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    "If you've been injured through no fault of your own you could be entitled to compensation. If you're unsure if you could claim, I recommend you call Accident Advice Helpline."

    Esther Rantzen

    Top 5 cricket injuries

    Cricket – the quintessential English sport. Though the modern game is a far cry from the days of it being a hobby for the upper classes, cricket still has a somewhat undeserved reputation as the gentle sport. After all, it lacks the raucous atmosphere of football, the shuddering impact of rugby and the one-on-one intensity of tennis.

    However, you’ll find few voices within the game agreeing that playing cricket is an easy life. With a few not-so-honourable exceptions, modern day players are athletes, and cricket injuries are as potent a risk as they are in any other sport.

    There is a range of different cricket injuries which players could experience, some of these can have long-term lasting consequences.

    5 common cricket injuries

    1. Broken fingers
      This is number one on the list for a reason, the number of possible causes. A fast delivery catching the protective glove on the wrong place, a heroic, but painful, attempt to catch a well-hit shot, taking an awkward tumble when fielding the ball… the possibilities for broken fingers in cricket are virtually limitless. Anyone who has played the game for any length of time will have suffered it at least once.
    1. Bruises
      Sometimes, even all the padding in the world, over your forearm, side, thigh, shins and other particularly sensitive areas – isn’t enough. If that solid red ball whizzes down at 90 mph and gets through your defences, you’re going to get bruised.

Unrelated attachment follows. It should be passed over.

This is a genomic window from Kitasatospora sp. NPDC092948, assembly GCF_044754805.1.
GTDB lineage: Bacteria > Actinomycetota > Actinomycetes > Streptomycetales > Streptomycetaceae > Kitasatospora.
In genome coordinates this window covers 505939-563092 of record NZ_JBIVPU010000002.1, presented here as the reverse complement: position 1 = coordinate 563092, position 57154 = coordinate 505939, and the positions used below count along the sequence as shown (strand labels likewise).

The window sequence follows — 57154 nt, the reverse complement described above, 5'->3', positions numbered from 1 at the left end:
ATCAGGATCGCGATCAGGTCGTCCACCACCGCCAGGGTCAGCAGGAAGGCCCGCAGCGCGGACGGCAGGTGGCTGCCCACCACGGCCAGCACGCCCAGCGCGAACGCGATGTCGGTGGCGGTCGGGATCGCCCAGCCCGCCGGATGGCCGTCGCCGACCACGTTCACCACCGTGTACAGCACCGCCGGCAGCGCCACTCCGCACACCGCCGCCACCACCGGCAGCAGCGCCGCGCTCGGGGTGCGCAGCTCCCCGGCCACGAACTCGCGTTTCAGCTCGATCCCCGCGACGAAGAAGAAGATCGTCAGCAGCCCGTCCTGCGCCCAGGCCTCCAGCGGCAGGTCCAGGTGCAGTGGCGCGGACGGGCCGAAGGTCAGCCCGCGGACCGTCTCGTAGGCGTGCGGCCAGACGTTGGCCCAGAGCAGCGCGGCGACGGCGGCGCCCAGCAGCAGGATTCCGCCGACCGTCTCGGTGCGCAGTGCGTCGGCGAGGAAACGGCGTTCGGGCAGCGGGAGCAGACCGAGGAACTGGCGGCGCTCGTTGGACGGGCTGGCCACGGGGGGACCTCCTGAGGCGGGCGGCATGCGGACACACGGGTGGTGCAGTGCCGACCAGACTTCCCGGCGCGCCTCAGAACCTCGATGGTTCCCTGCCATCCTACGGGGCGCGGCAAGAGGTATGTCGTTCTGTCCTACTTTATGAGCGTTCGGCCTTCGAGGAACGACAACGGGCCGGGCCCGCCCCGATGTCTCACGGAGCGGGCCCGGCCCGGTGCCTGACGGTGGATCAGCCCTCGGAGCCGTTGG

1. Side strains
      Just ask England paceman Jimmy Anderson, a regular sufferer. Given the shape fast bowlers contort their bodies into when delivering the ball, it’s unsurprising that side strains are a common cricket injury.
    1. Knee injuries
      Again, look at a bowler’s body shape as he releases at the crease. There’s a huge amount of downward pressure travelling through the front leg. The kind that only thorough warm ups and dedicated exercise programmes can help combat.
    1. Twisted ankles
      A slip (the action, not the fielding position) in the outfield, a trip over the boundary rope or, as was famously the case with Glenn McGrath in 2005, treading on a stray ball. There are any number of ways to suffer a twisted ankle playing cricket.

    Making a claim

    If you are injured playing sport in an accident that wasn’t your fault, you may be due personal injury compensation. A quick call to the experts at Accident Advice Helpline can set you on your way. There’s no obligation, so call 0800 689 0500 or 0333 500 0993 if calling from a mobile and talk to us today! You can also take a 30-second online test to determine your claims eligibility.

    Date Published: February 20, 2017

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    Author: Accident Advice


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